Two Chicago High-Rise Fires Spur Code Reassessment
Last month, Chicago was the setting of yet another life-safety disaster, as six office workers died in a downtown high-rise fire. This comes in the same year as a fatal porch collapse in the city's Lincoln Park neighborhood that resulted in 13 deaths and a fatal nightclub incident south of downtown in which more than 20 were trampled to death.
Last month, Chicago was the setting of yet another life-safety disaster, as six office workers died in a downtown high-rise fire. This comes in the same year as a fatal porch collapse in the city’s Lincoln Park neighborhood that resulted in 13 deaths and a fatal nightclub incident south of downtown in which more than 20 were trampled to death.
The fire occurred at a 35-story, Cook County-owned building with no sprinkler system. The fire, which was suspected to have resulted from a malfunction in an electrical line or fixture, broke out on the 12th floor of the building. As workers trying to escape via the building’s eastern stairwell approached the 12th floor, they were reportedly ordered by firefighters to go back up the stairs. Workers, however, were not able to exit the stairwell until they reached the 27th floor, and six were found dead in the stairwell at the 22nd floor.
Earlier this month, the Chicago City Council passed a new measure that will require high-rises to unlock stairwell doors or employ devices that would do so automatically in the event of an emergency. An auto-unlock system would let firefighters unlock stairwell doors from a control panel or would automatically unlock doors when an alarm sounds. According to the Chicago Tribune , the cost of such a system could range from $1,000 to $5,000 per door.
Chicago’s mayor Richard M. Daley also voiced support for a proposal from Alderman Edward Burke (12th Ward) that would make sprinklers mandatory in all high-rises. The county-owned building was constructed in the early 1960s, and the current code required sprinklers in only high-rises constructed in 1975 or after. The council plans to consider this proposal.
Tom Lia, executive director of the Northern Illinois Fire Sprinkler Advisory Board, is encouraged by this news. “To me, fire sprinklers are the answer,” Lia said. “If they would have had sprinklers in there, one or two heads would have put the fire out or controlled it, the firemen would have come in with maybe a pump can… and everyone’s back in service; no one’s injured, no one’s killed.”
According to Lia, in 1999, a study by the Chicago High-Rise Commission determined that there were between 800 and 900 buildings of 85 ft. or higher in the city of Chicago that were not sprinklered.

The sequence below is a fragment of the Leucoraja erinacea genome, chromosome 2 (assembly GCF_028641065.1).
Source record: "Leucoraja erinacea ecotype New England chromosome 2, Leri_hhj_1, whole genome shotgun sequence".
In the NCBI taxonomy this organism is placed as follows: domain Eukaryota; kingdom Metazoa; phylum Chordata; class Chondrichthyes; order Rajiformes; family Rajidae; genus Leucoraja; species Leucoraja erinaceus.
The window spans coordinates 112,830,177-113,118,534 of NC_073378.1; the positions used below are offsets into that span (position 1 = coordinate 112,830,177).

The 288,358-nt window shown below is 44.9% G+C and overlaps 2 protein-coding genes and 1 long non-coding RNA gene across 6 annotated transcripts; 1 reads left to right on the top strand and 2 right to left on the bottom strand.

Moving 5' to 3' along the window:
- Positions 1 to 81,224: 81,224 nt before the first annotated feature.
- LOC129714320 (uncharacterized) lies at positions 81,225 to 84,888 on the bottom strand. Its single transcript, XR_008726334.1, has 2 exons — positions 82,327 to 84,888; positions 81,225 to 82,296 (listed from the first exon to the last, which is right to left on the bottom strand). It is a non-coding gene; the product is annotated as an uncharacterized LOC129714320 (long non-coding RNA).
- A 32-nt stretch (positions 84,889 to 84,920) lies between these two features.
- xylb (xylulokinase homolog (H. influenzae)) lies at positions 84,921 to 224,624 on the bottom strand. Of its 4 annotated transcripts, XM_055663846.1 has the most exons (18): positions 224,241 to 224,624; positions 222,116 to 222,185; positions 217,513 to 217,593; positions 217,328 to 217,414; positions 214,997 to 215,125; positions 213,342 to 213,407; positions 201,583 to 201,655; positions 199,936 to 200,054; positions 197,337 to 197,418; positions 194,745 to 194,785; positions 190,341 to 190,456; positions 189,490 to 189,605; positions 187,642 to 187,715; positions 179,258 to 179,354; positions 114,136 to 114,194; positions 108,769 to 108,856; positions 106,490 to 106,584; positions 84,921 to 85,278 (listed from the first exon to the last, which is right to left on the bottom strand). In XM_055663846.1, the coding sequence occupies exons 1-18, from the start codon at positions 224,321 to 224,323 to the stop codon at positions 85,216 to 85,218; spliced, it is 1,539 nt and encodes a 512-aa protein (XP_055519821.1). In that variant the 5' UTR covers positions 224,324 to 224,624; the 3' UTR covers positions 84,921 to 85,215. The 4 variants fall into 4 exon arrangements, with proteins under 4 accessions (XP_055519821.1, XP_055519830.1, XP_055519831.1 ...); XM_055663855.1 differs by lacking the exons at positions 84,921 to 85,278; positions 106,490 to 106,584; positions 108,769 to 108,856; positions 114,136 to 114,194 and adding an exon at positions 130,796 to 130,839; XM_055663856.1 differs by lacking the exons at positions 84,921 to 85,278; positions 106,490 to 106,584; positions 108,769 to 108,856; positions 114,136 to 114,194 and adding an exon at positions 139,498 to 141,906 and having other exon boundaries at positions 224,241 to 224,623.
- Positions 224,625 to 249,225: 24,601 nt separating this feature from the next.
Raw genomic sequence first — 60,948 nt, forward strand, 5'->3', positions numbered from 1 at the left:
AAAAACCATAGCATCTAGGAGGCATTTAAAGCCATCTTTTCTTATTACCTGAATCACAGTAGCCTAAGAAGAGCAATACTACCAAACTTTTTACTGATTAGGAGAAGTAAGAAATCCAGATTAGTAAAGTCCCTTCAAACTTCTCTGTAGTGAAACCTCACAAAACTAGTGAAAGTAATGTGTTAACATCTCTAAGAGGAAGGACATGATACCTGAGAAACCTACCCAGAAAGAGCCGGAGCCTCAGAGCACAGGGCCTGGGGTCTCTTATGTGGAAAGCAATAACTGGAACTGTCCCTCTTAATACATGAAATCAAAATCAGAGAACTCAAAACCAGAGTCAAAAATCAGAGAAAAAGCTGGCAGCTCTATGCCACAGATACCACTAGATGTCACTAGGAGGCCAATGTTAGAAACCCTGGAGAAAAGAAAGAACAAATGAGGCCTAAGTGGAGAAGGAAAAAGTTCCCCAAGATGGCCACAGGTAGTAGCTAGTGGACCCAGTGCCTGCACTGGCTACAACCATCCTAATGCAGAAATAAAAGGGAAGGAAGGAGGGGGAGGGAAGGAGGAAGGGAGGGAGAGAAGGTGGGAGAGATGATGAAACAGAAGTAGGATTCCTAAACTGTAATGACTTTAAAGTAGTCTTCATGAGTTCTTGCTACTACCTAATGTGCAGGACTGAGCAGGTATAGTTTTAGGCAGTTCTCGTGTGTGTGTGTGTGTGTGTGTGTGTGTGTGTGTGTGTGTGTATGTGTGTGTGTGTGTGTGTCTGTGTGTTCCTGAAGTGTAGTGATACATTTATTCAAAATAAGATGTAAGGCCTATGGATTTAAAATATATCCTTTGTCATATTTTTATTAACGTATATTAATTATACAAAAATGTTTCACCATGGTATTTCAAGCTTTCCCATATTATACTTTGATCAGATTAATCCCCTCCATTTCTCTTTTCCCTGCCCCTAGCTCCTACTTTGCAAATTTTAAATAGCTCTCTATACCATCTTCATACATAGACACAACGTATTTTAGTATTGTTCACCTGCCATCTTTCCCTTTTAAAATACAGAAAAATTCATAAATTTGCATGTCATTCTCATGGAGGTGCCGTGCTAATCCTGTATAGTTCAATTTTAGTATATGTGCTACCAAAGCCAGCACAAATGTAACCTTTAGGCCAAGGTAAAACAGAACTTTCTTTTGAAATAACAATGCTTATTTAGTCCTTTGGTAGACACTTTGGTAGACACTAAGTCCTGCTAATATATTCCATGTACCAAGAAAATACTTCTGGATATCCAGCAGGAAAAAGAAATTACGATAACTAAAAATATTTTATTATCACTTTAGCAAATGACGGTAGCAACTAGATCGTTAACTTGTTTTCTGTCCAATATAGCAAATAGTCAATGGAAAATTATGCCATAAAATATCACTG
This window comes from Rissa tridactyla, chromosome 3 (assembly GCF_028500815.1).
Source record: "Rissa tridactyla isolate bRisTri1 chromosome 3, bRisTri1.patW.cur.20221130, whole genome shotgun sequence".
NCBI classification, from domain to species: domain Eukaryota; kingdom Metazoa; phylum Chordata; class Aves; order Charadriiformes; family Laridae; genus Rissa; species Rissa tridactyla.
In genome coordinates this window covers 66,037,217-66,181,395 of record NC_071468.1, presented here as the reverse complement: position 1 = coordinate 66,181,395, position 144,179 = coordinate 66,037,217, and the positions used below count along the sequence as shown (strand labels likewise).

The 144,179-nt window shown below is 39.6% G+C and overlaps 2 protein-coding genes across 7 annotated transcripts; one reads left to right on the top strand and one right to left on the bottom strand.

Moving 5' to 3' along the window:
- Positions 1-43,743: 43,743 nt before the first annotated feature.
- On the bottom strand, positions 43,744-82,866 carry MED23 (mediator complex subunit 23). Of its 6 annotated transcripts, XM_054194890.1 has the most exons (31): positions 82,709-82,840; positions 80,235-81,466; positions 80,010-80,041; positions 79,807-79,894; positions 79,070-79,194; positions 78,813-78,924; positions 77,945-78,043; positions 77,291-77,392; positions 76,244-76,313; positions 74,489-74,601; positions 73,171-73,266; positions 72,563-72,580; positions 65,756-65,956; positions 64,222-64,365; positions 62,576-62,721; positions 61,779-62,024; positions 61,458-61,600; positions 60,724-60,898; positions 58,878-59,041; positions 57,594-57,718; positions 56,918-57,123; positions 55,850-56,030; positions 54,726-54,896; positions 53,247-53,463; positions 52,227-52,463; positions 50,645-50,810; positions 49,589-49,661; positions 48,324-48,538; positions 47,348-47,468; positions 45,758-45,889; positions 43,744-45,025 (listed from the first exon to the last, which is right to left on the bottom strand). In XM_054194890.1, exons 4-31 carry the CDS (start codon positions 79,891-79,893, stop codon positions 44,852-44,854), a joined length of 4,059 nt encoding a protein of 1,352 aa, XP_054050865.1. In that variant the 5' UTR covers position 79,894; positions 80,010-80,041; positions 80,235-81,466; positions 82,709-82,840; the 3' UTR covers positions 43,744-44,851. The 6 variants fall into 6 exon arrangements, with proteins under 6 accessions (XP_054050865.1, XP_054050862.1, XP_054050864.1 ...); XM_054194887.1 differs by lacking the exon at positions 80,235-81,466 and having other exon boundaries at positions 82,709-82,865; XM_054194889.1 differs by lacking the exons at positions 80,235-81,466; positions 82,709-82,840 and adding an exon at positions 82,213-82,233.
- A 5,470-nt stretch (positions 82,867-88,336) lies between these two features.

Jerry Schultz, P.E., president and owner of Fire Protection International, echoed Lia’s thoughts. “Should there be a code change?” he asked. “I would like to see one. I think it’s important that we start recognizing the benefit of automatic sprinklers in high-rise buildings.”
He also pointed out that Chicago is behind other major U.S. cities when it comes to safety in older buildings. “In terms of new construction, I think Chicago is as competitive as others,” he said. “In terms of existing structures, I think it’s lacking.”
Another recent incident revealed that sprinklers and unlocked doors aren’t the only things lacking in some Chicago high-rises. A second fire, which occurred earlier this month—also in a downtown high-rise—happened in a building that didn’t have a fire alarm. No one was killed in the incident, which spurred the chairman of the City Council’s Building’s Committee to call for fire alarms to be installed in high-rises. According to the city’s fire department, most buildings constructed before 1975 weren’t required to have fire alarms installed and also aren’t required to retrofit them in.
Ken Schwartz, P.E., fire protection engineer, chief technology officer for Schirmer Engineering, Deerfield, Ill., indicated that his firm assisted Chicago’s Dept. of Construction and Permits with proposed changes to the city’s fire code. Seven ordinances, covering topics such as voice communication systems, sprinkler requirements and life safety evaluation for buildings without sprinklers, have been submitted to City Council for review. Schwartz expects the council to make final decisions on the ordinances by next spring.